It’s easy to get in a groove and allow things to become routine and begin to take things for granted. Recently, there were two incidents that made me rethink what I was doing. There’s a valuable lesson that came from this.
I have nearly every piece of technology in my practice. And I’d like to think we do a great job of showcasing and utilizing this technology. In fact, I’d go as far as saying that all my patients associate me as a ‘high tech’ dentist. Well… you know what they say about the word ASSume.
I have a pretty good relationship with my mother in law. She is pretty aware of my practice, my non practice dental activities, and my fascination with technology. She also happens to be a patient for whom I have done quite a bit of work using all this fancy technology.
Recently, a good family friend just opened a new dental practice in Fort Lauderdale (Dr. Joe Thomas) and held an open house. My in laws went to the open house and Dr. Thomas was showcasing the technologies for everyone. He stopped and showed his amazing 3D CBCT imaging scanner (Galileos from Sirona Dental) to my in laws. He sung the praises of what it does and how it allows him to diagnose better. My mother in law was fascinated by this.
Literally right then my mother in law called me (from Dr. Thomas office) to tell me about this amazing 3D imaging and asked why I didn’t have one in my office. She said you should go and purchase a Sirona Galileos 3D imaging unit. I stood there holding the phone dumbfounded.
It’s not that I have that exact machine, but that I am one the biggest proponents/advocates for 3D imaging. In fact, I speak to and train thousands of dentist every year about this exact technology. Like a good son in law I thanked her for the advise.
This made me realize that we take for granted our technologies and ASSume that our patients are aware of what these fancy gizmos are. Since this has happened our practice has made it a point to take all new patients on a tour of our office showcasing the various amenities and technologies in our office. We also make it a point to showcase to every patient (new and old) our 3D technologies.
We do this by showing each patient the actual machine and by showing them their 3D scan in the software on a big screen TV. It’s not enough to just show them the machine – they have no idea what it is and truthfully it looks like any other dental equipment to them. Many patients have commented on how amazing it is and have even said “I never knew you had that”.
It’s very easy to allow technology to become routine and taken for granted. After all you use it and see it everyday.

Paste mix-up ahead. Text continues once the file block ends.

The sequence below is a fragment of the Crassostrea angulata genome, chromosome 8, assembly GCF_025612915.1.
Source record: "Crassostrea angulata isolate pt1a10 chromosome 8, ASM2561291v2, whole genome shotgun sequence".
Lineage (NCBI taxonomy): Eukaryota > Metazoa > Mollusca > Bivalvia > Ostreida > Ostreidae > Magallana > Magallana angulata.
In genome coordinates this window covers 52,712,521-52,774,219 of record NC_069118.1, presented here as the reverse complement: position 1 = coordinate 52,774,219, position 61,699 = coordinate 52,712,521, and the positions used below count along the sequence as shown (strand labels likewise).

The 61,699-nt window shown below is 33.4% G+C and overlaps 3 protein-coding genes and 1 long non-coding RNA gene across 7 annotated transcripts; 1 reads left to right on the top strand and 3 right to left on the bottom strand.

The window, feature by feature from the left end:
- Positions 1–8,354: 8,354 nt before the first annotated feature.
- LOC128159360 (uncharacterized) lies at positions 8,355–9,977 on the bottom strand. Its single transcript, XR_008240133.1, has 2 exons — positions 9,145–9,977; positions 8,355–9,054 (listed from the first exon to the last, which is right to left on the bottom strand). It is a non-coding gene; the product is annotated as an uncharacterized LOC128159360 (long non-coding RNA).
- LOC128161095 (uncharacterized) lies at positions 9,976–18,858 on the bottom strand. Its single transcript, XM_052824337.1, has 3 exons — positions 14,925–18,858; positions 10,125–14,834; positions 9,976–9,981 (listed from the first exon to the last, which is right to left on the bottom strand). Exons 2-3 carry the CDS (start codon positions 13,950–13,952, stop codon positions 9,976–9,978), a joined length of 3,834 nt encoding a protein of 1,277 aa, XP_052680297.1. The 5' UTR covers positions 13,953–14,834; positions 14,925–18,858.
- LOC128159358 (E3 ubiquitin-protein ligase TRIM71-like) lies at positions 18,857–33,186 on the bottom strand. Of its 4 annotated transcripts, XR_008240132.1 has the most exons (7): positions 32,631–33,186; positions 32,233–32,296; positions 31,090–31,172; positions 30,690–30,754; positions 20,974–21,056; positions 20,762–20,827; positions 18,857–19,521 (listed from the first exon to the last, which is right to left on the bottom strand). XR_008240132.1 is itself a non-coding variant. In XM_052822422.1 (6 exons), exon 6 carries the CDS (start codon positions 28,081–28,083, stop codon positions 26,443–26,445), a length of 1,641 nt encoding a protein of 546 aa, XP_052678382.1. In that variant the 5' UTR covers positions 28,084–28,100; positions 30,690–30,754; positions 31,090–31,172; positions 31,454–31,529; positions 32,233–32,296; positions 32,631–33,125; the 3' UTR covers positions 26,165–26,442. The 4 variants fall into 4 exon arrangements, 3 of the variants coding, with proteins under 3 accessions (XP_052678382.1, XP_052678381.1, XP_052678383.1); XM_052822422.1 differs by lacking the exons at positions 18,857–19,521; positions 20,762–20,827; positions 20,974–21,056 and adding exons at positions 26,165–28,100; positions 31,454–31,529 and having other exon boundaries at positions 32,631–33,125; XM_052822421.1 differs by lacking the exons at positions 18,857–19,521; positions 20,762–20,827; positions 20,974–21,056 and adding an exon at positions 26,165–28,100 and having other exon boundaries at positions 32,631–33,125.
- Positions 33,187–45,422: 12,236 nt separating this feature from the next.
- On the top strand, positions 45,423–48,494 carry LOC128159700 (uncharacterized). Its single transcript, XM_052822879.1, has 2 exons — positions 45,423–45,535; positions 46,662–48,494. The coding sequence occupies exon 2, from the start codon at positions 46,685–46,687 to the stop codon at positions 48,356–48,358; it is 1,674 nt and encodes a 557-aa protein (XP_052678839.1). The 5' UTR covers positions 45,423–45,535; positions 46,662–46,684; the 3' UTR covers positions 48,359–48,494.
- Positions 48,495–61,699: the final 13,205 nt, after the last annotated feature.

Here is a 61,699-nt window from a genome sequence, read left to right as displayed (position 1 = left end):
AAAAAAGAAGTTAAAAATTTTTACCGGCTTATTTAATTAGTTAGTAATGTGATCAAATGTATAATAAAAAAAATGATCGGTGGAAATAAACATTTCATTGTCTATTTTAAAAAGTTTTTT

I have decided that I want to start increasing referrals to our practice from medical professionals. Specifically, I want them to refer patients to our practice for oral appliances for sleep apnea and for dental guards for patients that complain of headaches and jaw pain.
On a side note….. When these patients are referred with a medical necessity it is very possible to gain reimbursement through medical insurance. So why not educate the medical offices and establish my practice as the source for these solutions.
So I wanted to practice my ‘lunch and learn’ presentation on my wife’s office. Since we practice in the same building it was a great opportunity for my team and her team to lunch together and listen to me talk about both these treatment modalities.
I catered lunch for everyone and then gave my 15-20 minute presentation. What I learned was startling to me.
While the medical office had questions and was interested, the majority of the questions came from my own team. Afterwards, they made comments like “I never really understood why you do that or recommend that” and “Now it totally makes sense”.
What did I learn? We all likely fail at having our team members truly understand what we do and why we do it. And then we wonder why we aren’t doing more of something or why patients are more eager to accept the treatment that benefits them. The truth is that you can’t expect a layperson to accept something if your team doesn’t truly understand.
So we now have added 30 minutes to our regular monthly team meeting for me to do a quick presentation on various procedures and concepts to our dental team.
This is another clear example of what happens when you ASSume something. After all, how many of us really have a proper training program for new team members? How many times have you ‘refreshed’ your current team members? Most of what we do is constantly changing and evolving. That initial training may have sufficed, but it never hurts to constantly train and educate your dental team members.
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